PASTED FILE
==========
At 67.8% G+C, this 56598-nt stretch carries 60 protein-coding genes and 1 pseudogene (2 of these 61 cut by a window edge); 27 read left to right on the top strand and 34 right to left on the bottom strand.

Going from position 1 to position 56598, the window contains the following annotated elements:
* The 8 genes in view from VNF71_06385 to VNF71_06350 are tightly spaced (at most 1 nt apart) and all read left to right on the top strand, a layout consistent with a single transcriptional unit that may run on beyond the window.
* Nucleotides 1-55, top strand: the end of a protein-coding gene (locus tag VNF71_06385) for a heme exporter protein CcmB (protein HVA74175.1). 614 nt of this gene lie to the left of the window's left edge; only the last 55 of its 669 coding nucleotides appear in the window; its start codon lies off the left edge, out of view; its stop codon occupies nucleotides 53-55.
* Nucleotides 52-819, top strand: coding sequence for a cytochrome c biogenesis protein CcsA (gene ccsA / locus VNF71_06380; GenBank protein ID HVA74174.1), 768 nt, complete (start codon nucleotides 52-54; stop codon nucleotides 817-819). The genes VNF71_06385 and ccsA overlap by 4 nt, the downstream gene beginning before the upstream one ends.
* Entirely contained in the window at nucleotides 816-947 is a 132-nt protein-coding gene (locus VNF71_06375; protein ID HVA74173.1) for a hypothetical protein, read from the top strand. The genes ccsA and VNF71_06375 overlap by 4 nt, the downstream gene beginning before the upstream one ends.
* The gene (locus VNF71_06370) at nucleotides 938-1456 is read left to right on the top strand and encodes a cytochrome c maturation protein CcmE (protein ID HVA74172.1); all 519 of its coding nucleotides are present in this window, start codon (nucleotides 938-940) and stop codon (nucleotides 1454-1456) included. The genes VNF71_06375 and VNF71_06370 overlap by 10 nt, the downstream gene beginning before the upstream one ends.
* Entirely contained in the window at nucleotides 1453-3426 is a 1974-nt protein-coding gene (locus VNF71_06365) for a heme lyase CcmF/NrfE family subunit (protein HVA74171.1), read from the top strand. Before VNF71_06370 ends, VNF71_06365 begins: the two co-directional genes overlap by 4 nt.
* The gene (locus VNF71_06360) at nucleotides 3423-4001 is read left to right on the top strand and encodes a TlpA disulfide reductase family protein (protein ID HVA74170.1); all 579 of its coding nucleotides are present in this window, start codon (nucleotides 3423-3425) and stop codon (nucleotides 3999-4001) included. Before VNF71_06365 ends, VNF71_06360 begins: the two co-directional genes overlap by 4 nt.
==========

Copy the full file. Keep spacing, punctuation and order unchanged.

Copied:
At 67.8% G+C, this 56598-nt stretch carries 60 protein-coding genes and 1 pseudogene (2 of these 61 cut by a window edge); 27 read left to right on the top strand and 34 right to left on the bottom strand.

Going from position 1 to position 56598, the window contains the following annotated elements:
* The 8 genes in view from VNF71_06385 to VNF71_06350 are tightly spaced (at most 1 nt apart) and all read left to right on the top strand, a layout consistent with a single transcriptional unit that may run on beyond the window.
* Nucleotides 1-55, top strand: the end of a protein-coding gene (locus tag VNF71_06385) for a heme exporter protein CcmB (protein HVA74175.1). 614 nt of this gene lie to the left of the window's left edge; only the last 55 of its 669 coding nucleotides appear in the window; its start codon lies off the left edge, out of view; its stop codon occupies nucleotides 53-55.
* Nucleotides 52-819, top strand: coding sequence for a cytochrome c biogenesis protein CcsA (gene ccsA / locus VNF71_06380; GenBank protein ID HVA74174.1), 768 nt, complete (start codon nucleotides 52-54; stop codon nucleotides 817-819). The genes VNF71_06385 and ccsA overlap by 4 nt, the downstream gene beginning before the upstream one ends.
* Entirely contained in the window at nucleotides 816-947 is a 132-nt protein-coding gene (locus VNF71_06375; protein ID HVA74173.1) for a hypothetical protein, read from the top strand. The genes ccsA and VNF71_06375 overlap by 4 nt, the downstream gene beginning before the upstream one ends.
* The gene (locus VNF71_06370) at nucleotides 938-1456 is read left to right on the top strand and encodes a cytochrome c maturation protein CcmE (protein ID HVA74172.1); all 519 of its coding nucleotides are present in this window, start codon (nucleotides 938-940) and stop codon (nucleotides 1454-1456) included. The genes VNF71_06375 and VNF71_06370 overlap by 10 nt, the downstream gene beginning before the upstream one ends.
* Entirely contained in the window at nucleotides 1453-3426 is a 1974-nt protein-coding gene (locus VNF71_06365) for a heme lyase CcmF/NrfE family subunit (protein HVA74171.1), read from the top strand. Before VNF71_06370 ends, VNF71_06365 begins: the two co-directional genes overlap by 4 nt.
* The gene (locus VNF71_06360) at nucleotides 3423-4001 is read left to right on the top strand and encodes a TlpA disulfide reductase family protein (protein ID HVA74170.1); all 579 of its coding nucleotides are present in this window, start codon (nucleotides 3423-3425) and stop codon (nucleotides 3999-4001) included. Before VNF71_06365 ends, VNF71_06360 begins: the two co-directional genes overlap by 4 nt.